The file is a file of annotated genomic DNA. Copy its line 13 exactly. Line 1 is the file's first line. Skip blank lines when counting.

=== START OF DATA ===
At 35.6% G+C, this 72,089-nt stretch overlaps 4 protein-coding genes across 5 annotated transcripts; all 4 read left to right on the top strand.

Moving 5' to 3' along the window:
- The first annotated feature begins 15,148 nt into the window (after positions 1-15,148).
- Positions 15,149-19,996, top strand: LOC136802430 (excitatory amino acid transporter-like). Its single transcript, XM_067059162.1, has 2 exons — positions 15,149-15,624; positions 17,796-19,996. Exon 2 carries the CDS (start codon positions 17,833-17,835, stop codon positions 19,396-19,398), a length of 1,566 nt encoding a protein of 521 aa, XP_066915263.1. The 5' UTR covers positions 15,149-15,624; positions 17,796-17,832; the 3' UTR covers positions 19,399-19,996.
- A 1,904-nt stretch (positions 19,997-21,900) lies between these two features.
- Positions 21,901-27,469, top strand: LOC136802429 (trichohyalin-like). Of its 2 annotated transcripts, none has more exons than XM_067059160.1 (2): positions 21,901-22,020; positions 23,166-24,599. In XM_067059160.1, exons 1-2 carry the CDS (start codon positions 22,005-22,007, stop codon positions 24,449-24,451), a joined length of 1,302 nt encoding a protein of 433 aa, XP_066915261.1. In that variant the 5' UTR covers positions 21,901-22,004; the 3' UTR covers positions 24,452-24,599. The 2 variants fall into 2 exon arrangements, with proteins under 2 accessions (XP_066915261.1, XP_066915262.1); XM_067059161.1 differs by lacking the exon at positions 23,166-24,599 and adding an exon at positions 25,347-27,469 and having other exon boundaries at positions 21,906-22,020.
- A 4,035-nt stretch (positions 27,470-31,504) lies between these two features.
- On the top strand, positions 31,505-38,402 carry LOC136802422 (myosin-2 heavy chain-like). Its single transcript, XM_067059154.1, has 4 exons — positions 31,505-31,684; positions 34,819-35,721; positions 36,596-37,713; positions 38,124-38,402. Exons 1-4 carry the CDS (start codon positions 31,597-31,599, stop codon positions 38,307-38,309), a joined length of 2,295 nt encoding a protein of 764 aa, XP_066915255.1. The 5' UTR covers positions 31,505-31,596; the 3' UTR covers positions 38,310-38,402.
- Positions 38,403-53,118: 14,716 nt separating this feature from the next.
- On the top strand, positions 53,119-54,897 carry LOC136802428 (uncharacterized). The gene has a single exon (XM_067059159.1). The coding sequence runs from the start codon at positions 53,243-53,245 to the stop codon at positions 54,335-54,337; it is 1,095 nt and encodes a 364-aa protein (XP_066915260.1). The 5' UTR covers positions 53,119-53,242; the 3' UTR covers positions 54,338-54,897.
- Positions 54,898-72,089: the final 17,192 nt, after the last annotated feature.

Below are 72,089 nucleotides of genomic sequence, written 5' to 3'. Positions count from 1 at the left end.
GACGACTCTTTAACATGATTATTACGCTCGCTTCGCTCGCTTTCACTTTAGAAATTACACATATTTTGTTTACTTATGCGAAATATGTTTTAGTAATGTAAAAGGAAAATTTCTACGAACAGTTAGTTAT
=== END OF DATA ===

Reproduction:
GACGACTCTTTAACATGATTATTACGCTCGCTTCGCTCGCTTTCACTTTAGAAATTACACATATTTTGTTTACTTATGCGAAATATGTTTTAGTAATGTAAAAGGAAAATTTCTACGAACAGTTAGTTAT